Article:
Wednesday, July 20, 2011

When Interpreters Collide

Note: this post is about implementing an M0 interpreter in Perl and is more a lightly edited braindump than a polished presentation of a concept.

Recently some test failures in M0's test suite revealed that the prototype Perl interpreter had been sneaking some of its perl-nature into the implementation.  The M0 assembler had been storing all values as strings and the interpreter had been secretly using its perlishness to convert the number-like values into ints at runtime.  This doesn't work well for an M0 implementation because M0 needs to be very specific about the low-level behavior of an implementation and the way it treats registers.

Perl is not C, and the basic problem I'm running into is that Perl is not designed to operate at the low level that M0 (as it currently stands) requires.  M0 is all about bytes and assigning meaning to the value in a register by using a certain classes of ops on it.  Perl is much higher-level and doesn't even have a particularly strong distinction between strings and integer values.  If I want Perl to have string byte-oriented C-like semantics, it means that I'll be widely (ab)using the bytes pragma and pack/unpack.  This is doable, but it's also torturing Perl into implementing something even further from its intended use case than the current (and subtly-incorrect) M0 implementation already is.  sorear rightly freaked out when he looked at the M0 interp code, because it's doing something that Perl wasn't intended to do and something that Perl isn't particularly well-suited to.

Still, javascript has been used to emulate at least x86, 6502, Z80 and 5A22 and  with surprisingly reasonable performance.  Arguably that's also pretty far from javascript's intended use case, and still it works.  This many just be an issue of finding the least hacky way to do something inherently very hacky.

The alternative is to specify M0 to have flexible underlying semantics, but I don't know that it'd be either practical or advisable to go too far down this road.  It's worth giving some thought to making the M0 spec be minimally unnatural to implement in a high-level language, but M0 is by its nature a low-level beast.  Implementations are bound to reflect that to some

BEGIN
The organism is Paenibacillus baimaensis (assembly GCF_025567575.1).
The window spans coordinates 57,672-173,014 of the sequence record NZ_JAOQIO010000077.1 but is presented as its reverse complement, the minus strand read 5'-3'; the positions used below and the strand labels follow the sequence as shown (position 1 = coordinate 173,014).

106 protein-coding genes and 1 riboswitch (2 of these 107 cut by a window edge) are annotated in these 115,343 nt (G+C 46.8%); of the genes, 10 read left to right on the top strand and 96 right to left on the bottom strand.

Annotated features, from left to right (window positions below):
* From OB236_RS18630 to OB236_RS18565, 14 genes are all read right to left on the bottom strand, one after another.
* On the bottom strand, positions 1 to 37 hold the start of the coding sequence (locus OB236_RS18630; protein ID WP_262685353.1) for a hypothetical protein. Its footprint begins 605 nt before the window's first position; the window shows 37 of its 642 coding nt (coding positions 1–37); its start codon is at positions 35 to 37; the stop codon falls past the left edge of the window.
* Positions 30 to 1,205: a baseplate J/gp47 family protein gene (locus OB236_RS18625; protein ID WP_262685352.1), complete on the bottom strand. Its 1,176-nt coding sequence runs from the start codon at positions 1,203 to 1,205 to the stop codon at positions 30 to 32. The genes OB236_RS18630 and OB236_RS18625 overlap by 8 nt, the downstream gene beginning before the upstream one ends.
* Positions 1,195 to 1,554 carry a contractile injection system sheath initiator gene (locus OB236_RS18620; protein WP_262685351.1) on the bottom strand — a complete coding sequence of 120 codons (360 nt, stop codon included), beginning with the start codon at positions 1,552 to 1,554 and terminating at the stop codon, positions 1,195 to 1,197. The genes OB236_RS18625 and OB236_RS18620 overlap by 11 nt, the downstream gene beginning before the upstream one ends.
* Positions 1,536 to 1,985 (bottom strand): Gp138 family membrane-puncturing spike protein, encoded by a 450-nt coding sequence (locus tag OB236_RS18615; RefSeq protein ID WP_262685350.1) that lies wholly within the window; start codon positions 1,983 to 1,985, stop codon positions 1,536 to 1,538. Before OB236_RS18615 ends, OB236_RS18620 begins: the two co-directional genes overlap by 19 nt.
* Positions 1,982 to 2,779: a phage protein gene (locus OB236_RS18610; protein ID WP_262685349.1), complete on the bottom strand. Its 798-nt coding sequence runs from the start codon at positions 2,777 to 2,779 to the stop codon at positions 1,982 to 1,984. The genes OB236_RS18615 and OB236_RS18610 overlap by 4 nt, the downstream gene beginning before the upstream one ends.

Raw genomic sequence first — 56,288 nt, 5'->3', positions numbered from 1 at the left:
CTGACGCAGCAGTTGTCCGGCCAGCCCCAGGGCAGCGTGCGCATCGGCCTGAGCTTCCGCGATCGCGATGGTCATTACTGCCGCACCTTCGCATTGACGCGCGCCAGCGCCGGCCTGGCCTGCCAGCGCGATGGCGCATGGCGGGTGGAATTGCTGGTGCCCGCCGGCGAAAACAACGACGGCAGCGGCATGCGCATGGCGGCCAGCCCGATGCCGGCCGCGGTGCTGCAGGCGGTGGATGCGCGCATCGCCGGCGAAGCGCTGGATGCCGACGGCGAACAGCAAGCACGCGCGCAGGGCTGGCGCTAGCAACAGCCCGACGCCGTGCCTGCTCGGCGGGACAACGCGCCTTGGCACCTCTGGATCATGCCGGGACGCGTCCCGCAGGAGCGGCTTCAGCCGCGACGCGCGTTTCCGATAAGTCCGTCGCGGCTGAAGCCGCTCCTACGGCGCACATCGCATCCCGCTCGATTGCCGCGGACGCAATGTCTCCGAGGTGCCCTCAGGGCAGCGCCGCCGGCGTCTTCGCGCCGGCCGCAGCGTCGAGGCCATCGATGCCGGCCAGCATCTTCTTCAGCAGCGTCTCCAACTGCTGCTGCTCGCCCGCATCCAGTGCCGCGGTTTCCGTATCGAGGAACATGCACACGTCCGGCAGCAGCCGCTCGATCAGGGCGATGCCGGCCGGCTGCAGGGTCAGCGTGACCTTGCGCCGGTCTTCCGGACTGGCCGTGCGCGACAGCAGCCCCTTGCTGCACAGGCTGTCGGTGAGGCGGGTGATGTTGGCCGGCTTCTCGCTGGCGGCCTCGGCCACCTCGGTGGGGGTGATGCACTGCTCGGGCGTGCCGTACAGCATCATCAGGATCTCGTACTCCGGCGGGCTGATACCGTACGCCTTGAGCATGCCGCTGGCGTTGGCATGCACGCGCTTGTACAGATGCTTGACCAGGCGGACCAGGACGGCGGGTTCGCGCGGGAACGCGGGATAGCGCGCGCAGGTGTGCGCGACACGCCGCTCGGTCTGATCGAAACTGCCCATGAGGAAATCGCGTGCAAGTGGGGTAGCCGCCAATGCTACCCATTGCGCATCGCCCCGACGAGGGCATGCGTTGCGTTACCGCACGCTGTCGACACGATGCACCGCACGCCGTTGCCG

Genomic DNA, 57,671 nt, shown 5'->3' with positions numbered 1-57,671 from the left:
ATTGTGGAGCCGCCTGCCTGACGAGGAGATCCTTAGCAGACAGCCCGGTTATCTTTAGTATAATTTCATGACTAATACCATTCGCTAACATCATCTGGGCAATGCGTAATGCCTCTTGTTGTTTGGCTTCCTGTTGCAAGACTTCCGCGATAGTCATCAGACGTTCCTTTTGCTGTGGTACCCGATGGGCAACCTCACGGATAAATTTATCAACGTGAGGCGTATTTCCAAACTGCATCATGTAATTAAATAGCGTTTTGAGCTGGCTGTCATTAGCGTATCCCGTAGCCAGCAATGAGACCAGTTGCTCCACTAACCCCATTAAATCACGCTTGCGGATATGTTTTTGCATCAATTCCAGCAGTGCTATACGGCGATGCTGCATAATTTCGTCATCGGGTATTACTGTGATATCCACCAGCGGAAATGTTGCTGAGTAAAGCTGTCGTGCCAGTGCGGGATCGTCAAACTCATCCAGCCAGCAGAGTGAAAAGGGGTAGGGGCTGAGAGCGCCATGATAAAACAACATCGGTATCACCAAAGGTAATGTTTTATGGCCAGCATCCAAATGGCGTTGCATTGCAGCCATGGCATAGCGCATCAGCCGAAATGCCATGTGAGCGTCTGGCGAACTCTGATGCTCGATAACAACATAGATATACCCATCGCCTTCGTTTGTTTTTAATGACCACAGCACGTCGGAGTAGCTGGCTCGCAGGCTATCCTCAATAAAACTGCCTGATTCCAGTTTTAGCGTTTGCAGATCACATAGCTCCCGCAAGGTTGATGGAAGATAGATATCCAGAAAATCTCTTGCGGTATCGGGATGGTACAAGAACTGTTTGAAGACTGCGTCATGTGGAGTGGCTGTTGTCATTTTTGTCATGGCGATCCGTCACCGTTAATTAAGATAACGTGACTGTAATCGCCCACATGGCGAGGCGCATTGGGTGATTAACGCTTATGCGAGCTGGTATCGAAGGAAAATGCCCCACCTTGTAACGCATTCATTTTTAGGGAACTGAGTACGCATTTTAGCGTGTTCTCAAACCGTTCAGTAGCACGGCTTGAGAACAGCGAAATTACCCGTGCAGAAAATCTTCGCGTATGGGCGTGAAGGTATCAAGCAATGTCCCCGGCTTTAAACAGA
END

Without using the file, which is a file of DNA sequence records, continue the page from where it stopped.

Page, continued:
In the end, the best way forward will probably be to plow through the craziness of implementing a simplified CPU in Perl and look forward to building on chromatic's C implementation, where the intent of the implementation language is much closer to the aim of the project.

1 comment:

  1. Perl's a high level language, true, but I think it should be noted that the Perl6 specification intentionally addressed the limitations you mention, for example, by speccing native types and even going so far as to say certain things composed of native types will be structurally packed.

    Perl5's solution to this was to XS all the ugliness into C-ville. Unfortunately this resulted in wrapper modules that often were either too restrictive, or gigantic in comparison to the interfaces they were designed to access. With what is currently specced for Perl6, much of what is currently done with XS modules and guts magic could be done in the native language. The only challenge is getting a structured object to "point" at a live SHM area or hardware register bank. Then you can theoretically enjoy autoboxed OO goodness while working directly with explicitly structured data.

    IMO, as much as I love perl5 it has always fallen short when it comes to things like dissecting and manipulating structured network packets, interfacing directly with hardware MMIO regions/SHM segments, or storing things very efficiently when you know it matters for reasons of algorithmic complexity. It is pretty near unusable for many tasks as a result.

    The lack of the ability to interface gracefully with the "real world," where explicit structural format is prevalent, has been the primary reason for me NOT using Perl5 to do certain things on many occasions.

    Unfortunately, this "feature set" tends to run afoul of the occasional "pointers are dangerous" sensibilities of those who generally never lay eyes on bare metal, as well as not being very interesting to developers, so it has lagged behind in implementation.